See also: the original Deus Ex, or Splinter Cell: Chaos Theory. These levels stand apart as standalone vignettes contained with the overall flow of their respective campaigns.
It's pure coincidence that I'm writing this on the week of Alien: Isolation's release, but it's fitting. That is, to all intents and purposes, a stealth game set on a ship. But it occupies a different mental space than what I'm talking about here. In many ways it's the opposite. The film Alien is about a crew trapped in an inescapable place with a unstoppable killer. It is a film about being hunted. But take the opening Tanker chapter of Metal Gear Solid 2—it flips the concept. Your enemies are the ones trapped in an inescapable space, and you are the unstoppable killer.
I was about 17 when the Metal Gear Solid 2 demo came out. It was around the same time I was discovering horror films. The demo—containing the first section of the Tanker prologue—felt like a powerful, cathartic inversion to the stories I was watching. It manifested as a fascination with toying with the guards. First, I'd shoot out their radio, disabling communication with the ship at large. Then, I'd move. Give them a glimpse that something is out there. Finally I'd strike.
I should probably point out that I'm not a psychopathic monster. Games can, to the outsider, be horrifying. My repeated MGS2 playthroughs probably looked like sadistic torture sessions—another young mind corrupted by violence and giant seafaring transport vehicles. That's not the case—if anything, the experience felt more like I was directing a movie. None of it was real, so what story can I tell? How about a story where the monster wins.
In Hitman: Blood Money, the monster is even more insidious. He hides in plain sight.
In Hitman: Blood Money, the monster is even more insidious. He hides in plain sight. Here, 47 is essentially the Thing—another film based on horror in a remote environment. In the Death on the Mississippi level you discover members of different social strata scattered throughout compartments of the ship including workers, revelers, and, of course, your intended victims. With care, you can move through them all, a powerful subversive presence that, if you're playing as intended, passes unseen. I always play stealth games as perfectly as possible, often reloading if the fantasy of hunting through these spaces is broken.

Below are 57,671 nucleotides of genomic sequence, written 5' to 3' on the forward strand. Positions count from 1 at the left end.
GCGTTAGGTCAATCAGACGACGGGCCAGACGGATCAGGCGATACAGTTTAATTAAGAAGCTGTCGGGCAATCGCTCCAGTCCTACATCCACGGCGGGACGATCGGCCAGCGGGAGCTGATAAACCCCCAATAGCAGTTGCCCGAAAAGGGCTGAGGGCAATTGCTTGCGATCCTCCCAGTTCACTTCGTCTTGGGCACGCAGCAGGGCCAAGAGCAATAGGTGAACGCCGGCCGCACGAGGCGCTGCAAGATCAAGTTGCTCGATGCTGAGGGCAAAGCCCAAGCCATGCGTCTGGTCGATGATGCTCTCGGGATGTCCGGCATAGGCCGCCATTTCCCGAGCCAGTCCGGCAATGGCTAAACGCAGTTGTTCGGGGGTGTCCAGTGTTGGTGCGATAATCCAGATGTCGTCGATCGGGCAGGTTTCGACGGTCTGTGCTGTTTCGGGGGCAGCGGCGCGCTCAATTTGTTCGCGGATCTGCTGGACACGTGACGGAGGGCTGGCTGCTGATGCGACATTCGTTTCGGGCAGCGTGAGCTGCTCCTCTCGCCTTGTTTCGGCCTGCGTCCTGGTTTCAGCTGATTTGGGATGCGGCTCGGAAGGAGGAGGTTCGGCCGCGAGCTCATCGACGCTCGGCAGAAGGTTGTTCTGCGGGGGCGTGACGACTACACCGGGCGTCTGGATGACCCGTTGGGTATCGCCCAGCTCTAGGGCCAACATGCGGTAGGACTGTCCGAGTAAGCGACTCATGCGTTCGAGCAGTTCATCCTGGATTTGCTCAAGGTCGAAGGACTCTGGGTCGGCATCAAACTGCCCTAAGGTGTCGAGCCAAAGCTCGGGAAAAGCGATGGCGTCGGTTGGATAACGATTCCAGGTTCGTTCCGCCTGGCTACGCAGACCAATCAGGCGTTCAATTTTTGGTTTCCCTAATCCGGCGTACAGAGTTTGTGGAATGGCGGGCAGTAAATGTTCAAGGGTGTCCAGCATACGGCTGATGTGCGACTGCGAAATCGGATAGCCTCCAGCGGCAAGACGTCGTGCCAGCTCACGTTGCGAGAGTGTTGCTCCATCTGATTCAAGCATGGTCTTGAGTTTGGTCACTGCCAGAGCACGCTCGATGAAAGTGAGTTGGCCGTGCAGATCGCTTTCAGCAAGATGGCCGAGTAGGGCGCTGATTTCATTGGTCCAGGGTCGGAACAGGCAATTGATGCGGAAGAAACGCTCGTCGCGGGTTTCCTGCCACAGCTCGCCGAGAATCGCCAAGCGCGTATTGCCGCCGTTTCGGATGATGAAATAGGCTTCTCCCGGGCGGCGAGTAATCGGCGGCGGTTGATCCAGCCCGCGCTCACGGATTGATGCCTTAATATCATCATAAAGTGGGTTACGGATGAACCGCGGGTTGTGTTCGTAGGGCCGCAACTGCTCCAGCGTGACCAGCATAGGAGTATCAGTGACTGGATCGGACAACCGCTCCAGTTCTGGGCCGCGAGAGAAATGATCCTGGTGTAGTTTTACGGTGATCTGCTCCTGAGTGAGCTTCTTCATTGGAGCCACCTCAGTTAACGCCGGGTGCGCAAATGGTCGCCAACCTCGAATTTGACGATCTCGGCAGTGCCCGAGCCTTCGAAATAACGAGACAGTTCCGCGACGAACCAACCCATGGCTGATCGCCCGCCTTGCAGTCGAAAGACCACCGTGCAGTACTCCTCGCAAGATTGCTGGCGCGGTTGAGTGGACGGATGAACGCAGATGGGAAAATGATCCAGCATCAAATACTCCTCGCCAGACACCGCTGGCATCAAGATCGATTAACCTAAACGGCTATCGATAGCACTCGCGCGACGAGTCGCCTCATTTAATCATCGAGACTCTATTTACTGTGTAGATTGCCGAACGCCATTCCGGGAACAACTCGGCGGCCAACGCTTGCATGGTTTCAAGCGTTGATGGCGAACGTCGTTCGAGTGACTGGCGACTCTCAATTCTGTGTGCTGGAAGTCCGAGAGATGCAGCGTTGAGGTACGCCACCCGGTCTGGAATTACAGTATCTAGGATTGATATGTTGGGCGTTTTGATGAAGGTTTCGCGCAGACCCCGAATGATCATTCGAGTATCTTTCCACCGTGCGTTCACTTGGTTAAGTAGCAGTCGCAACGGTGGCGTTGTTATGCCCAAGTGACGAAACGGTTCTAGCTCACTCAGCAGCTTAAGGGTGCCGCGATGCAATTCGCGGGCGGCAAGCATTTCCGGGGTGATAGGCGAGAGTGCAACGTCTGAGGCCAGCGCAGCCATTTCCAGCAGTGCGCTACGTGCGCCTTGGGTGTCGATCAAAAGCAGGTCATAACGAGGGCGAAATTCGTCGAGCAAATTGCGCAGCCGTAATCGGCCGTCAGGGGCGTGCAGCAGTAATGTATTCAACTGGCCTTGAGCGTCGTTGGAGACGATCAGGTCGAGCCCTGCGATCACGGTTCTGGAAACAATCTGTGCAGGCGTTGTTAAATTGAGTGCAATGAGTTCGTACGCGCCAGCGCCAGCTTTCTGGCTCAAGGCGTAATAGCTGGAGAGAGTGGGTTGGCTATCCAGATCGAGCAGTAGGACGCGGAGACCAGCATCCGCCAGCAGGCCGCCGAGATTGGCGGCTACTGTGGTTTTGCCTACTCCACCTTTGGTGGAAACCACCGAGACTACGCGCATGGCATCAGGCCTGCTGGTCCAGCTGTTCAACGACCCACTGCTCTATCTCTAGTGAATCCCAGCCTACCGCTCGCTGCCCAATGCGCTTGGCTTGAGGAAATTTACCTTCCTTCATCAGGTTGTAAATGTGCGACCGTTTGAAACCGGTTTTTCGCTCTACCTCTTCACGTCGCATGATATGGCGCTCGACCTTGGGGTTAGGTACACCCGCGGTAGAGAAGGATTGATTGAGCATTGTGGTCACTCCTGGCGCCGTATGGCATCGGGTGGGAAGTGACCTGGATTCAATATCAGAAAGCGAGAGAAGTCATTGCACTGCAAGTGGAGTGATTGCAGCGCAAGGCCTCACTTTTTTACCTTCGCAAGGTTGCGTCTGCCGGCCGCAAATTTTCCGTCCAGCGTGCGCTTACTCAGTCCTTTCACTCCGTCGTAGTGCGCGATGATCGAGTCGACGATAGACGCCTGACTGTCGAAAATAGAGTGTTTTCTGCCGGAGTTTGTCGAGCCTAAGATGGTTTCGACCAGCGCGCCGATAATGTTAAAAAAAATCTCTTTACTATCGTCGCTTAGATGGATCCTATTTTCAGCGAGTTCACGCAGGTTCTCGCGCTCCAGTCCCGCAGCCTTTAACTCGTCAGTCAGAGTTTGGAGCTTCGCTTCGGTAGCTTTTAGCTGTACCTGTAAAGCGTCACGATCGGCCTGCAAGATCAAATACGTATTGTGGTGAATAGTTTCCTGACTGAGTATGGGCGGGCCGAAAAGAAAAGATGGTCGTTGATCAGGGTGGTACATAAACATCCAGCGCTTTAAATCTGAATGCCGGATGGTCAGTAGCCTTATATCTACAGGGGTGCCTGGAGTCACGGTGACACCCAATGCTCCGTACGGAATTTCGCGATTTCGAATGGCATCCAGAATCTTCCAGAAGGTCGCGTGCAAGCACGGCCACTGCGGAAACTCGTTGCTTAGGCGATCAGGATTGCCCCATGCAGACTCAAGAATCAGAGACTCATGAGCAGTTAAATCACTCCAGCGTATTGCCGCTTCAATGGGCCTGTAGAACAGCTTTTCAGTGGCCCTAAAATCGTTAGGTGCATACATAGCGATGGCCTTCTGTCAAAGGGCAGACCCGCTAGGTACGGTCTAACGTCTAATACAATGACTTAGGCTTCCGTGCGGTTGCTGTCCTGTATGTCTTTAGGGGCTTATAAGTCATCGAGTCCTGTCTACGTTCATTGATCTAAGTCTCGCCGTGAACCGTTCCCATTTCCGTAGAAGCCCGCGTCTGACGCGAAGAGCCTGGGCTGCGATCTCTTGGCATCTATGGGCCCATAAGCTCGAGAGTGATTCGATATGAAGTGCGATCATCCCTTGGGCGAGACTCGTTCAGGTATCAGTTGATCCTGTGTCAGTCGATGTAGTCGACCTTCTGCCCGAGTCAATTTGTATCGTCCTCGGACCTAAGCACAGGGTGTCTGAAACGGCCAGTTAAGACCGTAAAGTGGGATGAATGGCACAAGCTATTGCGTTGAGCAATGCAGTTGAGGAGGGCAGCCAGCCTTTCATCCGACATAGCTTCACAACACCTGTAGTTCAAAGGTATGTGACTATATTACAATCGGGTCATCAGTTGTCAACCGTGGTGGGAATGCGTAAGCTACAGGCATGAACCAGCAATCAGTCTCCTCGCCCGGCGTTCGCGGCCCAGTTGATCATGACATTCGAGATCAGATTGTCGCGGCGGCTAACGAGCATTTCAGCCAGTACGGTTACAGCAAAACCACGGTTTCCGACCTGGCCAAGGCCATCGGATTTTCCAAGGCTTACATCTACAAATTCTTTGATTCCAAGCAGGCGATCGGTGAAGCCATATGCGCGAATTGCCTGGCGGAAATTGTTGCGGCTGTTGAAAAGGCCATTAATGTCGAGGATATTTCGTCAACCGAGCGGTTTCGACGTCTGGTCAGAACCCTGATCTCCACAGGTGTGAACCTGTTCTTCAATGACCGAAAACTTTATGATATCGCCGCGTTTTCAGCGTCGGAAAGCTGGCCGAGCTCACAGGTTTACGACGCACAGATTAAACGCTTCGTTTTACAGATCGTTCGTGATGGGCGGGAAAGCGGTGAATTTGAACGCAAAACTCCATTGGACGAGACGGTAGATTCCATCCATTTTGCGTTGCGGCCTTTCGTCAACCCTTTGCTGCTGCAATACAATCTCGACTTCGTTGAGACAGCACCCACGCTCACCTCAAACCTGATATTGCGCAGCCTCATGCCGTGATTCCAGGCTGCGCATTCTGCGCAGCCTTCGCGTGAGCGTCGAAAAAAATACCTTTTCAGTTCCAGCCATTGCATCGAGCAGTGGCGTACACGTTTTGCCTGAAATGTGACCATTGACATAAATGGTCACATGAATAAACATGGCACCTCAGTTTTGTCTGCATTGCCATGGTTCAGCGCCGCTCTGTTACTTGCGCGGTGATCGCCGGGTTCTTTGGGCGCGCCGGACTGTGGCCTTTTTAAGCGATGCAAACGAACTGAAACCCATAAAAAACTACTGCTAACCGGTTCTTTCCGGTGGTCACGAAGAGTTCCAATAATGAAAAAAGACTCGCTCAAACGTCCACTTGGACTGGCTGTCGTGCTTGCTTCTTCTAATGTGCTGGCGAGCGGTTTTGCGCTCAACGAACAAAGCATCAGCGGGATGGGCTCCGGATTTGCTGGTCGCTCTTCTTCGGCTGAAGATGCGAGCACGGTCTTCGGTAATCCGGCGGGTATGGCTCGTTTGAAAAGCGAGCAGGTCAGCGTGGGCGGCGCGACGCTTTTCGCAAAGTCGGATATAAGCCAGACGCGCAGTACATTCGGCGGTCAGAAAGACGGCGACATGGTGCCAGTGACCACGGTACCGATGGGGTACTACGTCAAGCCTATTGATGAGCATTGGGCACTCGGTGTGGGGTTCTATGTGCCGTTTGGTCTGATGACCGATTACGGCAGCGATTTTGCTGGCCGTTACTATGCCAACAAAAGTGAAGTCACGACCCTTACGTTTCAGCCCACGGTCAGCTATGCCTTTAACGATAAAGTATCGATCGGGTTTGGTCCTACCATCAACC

The ultimate example is Coloratura, the winner of last year's Interactive Fiction competition. In it, you're a literal monster—pulled from the deep and tasked with finding your way home. The monster's actions are initially obfuscated by its alien thought patterns, but eventually, as you work out what you're doing, you'll realise the effect that you're having on the ship's human inhabitants. And then you'll keep doing it anyway.
To an extent you can pull this off in any remote setting. But there's something about the sea that makes the concept so irresistible. In every direction is a vast and inhospitable ocean, and I'm the most deadly thing on it.